The Apple Watch can detect diabetes with an 85% accuracy, Cardiogram study says

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According to Cardiogram founder Brandon Ballinger’s latest clinical study, the Apple Watch can detect diabetes in those previously diagnosed with the disease with an 85 percent accuracy.

The study is part of the larger DeepHeart study with Cardiogram and UCSF. This particular study used data from 14,000 Apple Watch users and was able to detect that 462 of them had diabetes by using the Watch’s heart rate sensor, the same type of sensor other fitness bands using Android Wear also integrate into their systems.

In 2015, the Framingham Heart Study showed that resting heart rate and heart rate variability significantly predicted incident diabetes and hypertension. This led to the impetus to use the Watch’s heart rate sensor to see if it could accurately detect a diabetic patient.

Previously, Ballinger and his colleagues were able to use Apple’s Watch to detect an abnormal heart rhythm with up to a 97 percent accuracy, sleep apnea with a 90 percent accuracy and hypertension with an 82 percent accuracy when paired with Cardiogram’s AI-based algorithm. Most of these discoveries have been published in clinical journals or abstracts and Ballinger intends to publish the latest findings shortly after presenting at the AAAI 2018 conference this week.

Diabetes is a huge — and growing — problem in the U.S. More than 100 million U.S. adults are now living with pre-diabetes or diabetes and more than 1 in 4 of them go undiagnosed, according to the CDC. Part of the problem is the pain that goes into checking blood glucose levels. A patient must prick themselves after every meal and correctly take the right amount of insulin to keep themselves in balance.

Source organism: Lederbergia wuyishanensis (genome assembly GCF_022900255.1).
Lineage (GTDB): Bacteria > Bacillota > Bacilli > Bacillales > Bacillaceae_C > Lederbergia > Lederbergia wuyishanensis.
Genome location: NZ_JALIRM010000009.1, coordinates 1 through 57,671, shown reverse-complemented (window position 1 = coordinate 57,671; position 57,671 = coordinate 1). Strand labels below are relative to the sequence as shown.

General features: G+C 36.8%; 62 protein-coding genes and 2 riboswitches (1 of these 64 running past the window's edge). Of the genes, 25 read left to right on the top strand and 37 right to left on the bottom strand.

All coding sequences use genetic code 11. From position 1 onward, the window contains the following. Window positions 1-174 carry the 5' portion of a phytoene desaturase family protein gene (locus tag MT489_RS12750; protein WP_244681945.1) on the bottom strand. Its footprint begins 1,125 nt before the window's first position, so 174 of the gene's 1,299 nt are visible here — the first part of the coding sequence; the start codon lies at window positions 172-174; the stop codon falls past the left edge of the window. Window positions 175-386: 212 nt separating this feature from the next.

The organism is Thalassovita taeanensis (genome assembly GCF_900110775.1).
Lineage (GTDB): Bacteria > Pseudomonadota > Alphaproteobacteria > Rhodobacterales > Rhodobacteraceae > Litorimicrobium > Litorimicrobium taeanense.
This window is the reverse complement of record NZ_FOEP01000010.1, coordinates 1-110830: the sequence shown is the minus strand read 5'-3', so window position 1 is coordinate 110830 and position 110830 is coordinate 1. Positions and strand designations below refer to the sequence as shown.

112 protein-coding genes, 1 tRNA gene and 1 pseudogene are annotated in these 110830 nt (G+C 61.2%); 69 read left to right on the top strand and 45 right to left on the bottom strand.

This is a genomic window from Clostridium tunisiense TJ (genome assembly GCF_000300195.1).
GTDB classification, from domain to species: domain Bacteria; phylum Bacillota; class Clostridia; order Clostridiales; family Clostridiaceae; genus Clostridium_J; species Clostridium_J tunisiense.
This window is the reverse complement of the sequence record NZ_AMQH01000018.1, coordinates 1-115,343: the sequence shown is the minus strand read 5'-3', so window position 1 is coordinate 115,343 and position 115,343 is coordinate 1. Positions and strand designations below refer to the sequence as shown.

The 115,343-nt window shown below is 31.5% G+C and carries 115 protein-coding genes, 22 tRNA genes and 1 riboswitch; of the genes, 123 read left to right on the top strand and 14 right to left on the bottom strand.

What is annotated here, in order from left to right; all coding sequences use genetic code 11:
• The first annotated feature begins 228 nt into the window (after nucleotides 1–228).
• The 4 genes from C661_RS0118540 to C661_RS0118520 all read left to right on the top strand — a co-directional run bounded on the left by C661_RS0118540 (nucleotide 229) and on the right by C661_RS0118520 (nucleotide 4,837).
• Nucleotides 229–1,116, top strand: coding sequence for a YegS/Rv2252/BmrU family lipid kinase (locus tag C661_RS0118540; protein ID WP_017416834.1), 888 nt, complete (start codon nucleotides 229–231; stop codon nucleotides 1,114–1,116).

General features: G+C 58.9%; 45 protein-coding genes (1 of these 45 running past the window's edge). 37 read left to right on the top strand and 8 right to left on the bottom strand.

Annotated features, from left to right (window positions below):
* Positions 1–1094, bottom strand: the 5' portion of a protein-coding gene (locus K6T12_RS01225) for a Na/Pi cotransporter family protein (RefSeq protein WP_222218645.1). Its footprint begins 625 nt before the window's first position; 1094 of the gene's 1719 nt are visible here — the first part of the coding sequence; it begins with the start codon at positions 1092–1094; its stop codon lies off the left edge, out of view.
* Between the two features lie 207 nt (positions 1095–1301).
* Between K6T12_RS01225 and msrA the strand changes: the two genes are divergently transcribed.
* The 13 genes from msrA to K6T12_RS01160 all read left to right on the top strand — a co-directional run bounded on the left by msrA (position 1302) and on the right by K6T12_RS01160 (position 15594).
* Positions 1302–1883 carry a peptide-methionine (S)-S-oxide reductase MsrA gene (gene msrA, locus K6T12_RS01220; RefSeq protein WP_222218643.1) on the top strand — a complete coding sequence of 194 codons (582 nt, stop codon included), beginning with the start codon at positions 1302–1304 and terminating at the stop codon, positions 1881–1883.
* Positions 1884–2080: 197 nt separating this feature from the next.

Early detection could also help in cutting down on diabetes-related diseases before they get out of hand. While there have been other attempts to build special-purpose glucose-sensing hardware, this is the first large-scale study showing that ordinary heart rate sensors—when paired with an artificial intelligence-based algorithm—can identify diabetes with no extra hardware.

So what’s next? Ballinger and his colleague on the study Johnson Hsieh mentioned they could be looking at a number of diseases to detect through heart sensors, possibly even gestational diabetes. Hsieh also cautions that those tested were already known to have diabetes or pre-diabetes and that anyone who thinks they might have it should go to their doctor, not just rely on the Watch to tell them what’s going on.

But the results are promising. We’ll just have to wait and see what else the Apple Watch and other fitness monitors with a built-in heart rate sensor are able to tell us about ourselves next.



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